Safety through sound for micromobility
February 10, 2022Legal
The rise of both Ebikes and Escooters has led to disability charities asking what can be done to provide awareness of the these micromobility vehicles when ridden. With plenty of them being riden on pavements and pedestrian areas.
Experts at UCL’s Person-Environment-Activity Research Laboratory (PEARL) are working with London e-scooter operators to develop a universal sound to alert others for their location. This is especially important for the blind community.
The three London operators Tier, Lime and Dott have teamed up with the university to come up with a universal sound. That can then be added to the Escooters and with it the awareness of the escooters incoming.
Therd has been numerous debates in House of Lords around Escooter safety. including a recent debate and questions.
View the Hansard contribution by Baroness Randerson (LD) on Thursday 22 April 2021
'My Lords, will the Minister undertake to introduce lessons on the safe use of electric scooters as part of road safety education in schools, when the Government get to the point of making decisions on how they should be operated in the future? Can she also undertake that charities representing the disabled will be fully consulted before the Government make final decisions?'
The background of accidents:
June 2020 and June 2021 escooter were involved in 882 accidents with half (496) of all e-scooter casualties were involved in accidents in London.
This resulted in 931 casualties. Along with the rider, pedestrians and pedal cyclists were the most likely to be injured in accidents with escooters.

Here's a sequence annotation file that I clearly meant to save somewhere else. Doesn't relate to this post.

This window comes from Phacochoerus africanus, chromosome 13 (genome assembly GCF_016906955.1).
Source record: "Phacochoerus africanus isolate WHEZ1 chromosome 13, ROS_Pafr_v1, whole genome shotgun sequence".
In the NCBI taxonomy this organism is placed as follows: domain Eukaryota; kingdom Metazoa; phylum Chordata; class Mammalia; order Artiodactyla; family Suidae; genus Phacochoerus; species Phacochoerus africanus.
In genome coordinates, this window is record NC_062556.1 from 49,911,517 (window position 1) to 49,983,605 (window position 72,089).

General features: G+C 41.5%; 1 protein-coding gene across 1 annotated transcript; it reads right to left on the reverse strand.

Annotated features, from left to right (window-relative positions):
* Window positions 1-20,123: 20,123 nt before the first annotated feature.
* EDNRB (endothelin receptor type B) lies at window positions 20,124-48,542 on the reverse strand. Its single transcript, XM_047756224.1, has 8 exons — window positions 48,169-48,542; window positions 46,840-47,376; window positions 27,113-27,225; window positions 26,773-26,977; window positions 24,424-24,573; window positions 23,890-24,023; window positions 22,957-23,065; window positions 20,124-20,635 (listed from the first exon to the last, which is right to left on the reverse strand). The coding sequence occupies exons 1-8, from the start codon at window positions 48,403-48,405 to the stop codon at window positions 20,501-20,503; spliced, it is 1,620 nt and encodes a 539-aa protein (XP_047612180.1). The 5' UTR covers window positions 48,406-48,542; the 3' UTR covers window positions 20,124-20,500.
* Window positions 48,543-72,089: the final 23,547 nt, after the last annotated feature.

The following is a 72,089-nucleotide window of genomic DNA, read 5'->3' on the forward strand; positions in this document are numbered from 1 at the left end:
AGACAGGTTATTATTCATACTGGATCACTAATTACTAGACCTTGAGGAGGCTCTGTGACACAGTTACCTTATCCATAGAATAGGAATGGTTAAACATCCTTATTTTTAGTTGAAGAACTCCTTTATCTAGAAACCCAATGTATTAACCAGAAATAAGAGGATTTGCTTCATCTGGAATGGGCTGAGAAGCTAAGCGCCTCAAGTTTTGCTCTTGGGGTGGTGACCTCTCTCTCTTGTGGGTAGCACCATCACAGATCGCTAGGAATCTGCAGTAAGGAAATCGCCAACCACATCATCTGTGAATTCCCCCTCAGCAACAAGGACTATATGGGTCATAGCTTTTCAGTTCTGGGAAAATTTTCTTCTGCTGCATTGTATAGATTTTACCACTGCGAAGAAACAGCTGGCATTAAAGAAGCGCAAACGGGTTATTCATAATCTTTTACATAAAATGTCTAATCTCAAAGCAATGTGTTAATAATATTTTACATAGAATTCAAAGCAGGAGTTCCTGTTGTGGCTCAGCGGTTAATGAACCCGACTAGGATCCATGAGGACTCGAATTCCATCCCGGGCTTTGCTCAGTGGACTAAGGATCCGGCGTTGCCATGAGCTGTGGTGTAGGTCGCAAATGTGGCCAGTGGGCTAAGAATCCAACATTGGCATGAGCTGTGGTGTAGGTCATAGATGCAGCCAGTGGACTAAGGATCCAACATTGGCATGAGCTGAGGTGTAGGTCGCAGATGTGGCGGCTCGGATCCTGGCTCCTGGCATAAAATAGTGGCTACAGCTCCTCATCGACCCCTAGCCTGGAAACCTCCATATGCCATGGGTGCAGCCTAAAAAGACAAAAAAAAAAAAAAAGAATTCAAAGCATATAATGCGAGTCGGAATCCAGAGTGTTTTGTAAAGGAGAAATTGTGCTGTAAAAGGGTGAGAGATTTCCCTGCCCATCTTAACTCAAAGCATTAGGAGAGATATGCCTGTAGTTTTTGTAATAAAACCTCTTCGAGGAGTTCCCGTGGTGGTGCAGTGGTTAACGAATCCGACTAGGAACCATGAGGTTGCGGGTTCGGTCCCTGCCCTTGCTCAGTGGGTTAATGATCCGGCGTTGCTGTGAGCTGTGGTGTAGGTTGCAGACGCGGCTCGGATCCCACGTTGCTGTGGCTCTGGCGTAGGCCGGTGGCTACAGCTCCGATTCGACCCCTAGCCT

The Disability access consultants Transport for All, the Thomas Pocklington Trust and the Royal National Institute of Blind People all came together for this project.
Professor Nick Tyler, Director, UCL PEARL, the result centre said: “This is an exciting project to work on to ensure that people with a range of different capabilities can know when an e-scooter is nearby and how it is moving, enabling them to comfortably and safely move around the urban environment.”
While Professor Nick was keen to press that there is a wide variation of city soundscapes and they all need to be tested ahead of attaining an industry standard for roll out.
Professor Tyler continued: “Through studying how the human hearing system has evolved, we can create sounds for e-scooters that are detectable without adding more noise to the environment. We plan to test a range of combinations of sounds and environments at UCL PEARL with people who are less likely to detect e-scooters nearby, so that we create a sound that works for all. It is a huge scientific challenge, but one that will enable everyone to feel comfortable with this new form of micro-mobility that is quickly growing in popularity.”
Fred Jones, Vice President and Regional General Manager of TIER, said: “Safety is at the heart of everything we do at TIER, and so we are proud to have initiated and funded this project to develop an inclusive and effective sound for e-scooters. TIER will license the use of this sound for free to the benefit of other operators in our industry, and the residents of the cities in which they serve. Working with experts at UCL to develop an inclusive sound for e-scooters will be crucial to protecting pedestrians and road users potentially made vulnerable through the introduction of this new transport mode to the UK.”